live version of the Everly Brothers classic “Man with Money,” recorded with Crenshaw’s

frequent touring partners the Bottle Rockets, during the week after Phil Everly’s passing,

and the infectious “Front Page News,” a ’90s recording of a previously-unheard original

that Crenshaw wrote with noted country tunesmith Leroy Preston (“I can’t remember

when I did it, or why, but I like it!”, says Crenshaw).

“I was fortunate to have lots of brilliant people helping me on these tracks, and they really

lifted the proceedings,” Crenshaw reports. “I’m proud about the range of super-excellent

musicians who came on board for these sessions.”

#392: The EP Collection includes contributions from avant-jazz trumpet icon Stephen

Bernstein, noted jazz vibraphonist Bryan Carrott, versatile Nashville bassist Byron House,

Daniel Littleton of the band Ida, renowned composer/keyboardists Rob Morsberger and

Jamie Saft, along with longstanding Crenshaw cohorts like guitarists Glen Burtnick and Andy

York, bassist Graham Maby, Brian Wilson/Beach Boys sideman Jeffrey Foskett, and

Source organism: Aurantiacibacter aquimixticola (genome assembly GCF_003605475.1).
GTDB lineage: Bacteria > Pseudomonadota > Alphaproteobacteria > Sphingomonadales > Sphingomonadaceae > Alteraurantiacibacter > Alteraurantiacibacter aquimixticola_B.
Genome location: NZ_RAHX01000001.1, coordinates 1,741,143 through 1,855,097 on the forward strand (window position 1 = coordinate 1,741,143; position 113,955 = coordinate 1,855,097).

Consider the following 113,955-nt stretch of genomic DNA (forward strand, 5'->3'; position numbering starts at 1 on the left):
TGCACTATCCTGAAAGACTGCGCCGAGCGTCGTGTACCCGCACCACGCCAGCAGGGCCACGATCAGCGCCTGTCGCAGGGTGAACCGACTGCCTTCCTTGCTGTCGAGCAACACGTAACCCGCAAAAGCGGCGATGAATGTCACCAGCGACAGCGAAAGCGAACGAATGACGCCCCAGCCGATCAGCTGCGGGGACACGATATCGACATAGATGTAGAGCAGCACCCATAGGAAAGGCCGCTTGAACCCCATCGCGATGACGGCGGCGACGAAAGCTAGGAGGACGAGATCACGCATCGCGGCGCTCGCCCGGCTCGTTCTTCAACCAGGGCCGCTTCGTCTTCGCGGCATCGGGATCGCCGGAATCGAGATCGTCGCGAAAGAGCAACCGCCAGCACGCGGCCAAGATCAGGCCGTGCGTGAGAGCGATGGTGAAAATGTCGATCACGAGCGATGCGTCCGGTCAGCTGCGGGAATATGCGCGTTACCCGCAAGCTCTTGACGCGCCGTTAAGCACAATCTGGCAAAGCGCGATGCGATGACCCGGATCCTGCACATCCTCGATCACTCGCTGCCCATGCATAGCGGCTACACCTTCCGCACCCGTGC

acclaimed indie troubadour Dan Bern, who co-wrote four songs with Crenshaw.

Meanwhile, on several tracks, Crenshaw worked on his own in his home studio,

overdubbing all or most of the instruments and vocal harmonies himself. Crenshaw

states, “I’ve been into the Narcissist, solitary-genius thing for a long time. For instance,

“‘Cynical Girl,’ on my first album, is just me, and ‘Someday Someway’ is my brother on

drums and me on everything else. So working alone sometimes is standard procedure for

Over the course of a recording career that’s spanned three decades, 13 albums and

hundreds of songs, the Michigan-bred artist’s musical output has maintained a consistently

high level of artistry, craftsmanship and passion, endearing him to a broad and loyal fan

After getting an early break playing John Lennon in a touring company of the Broadway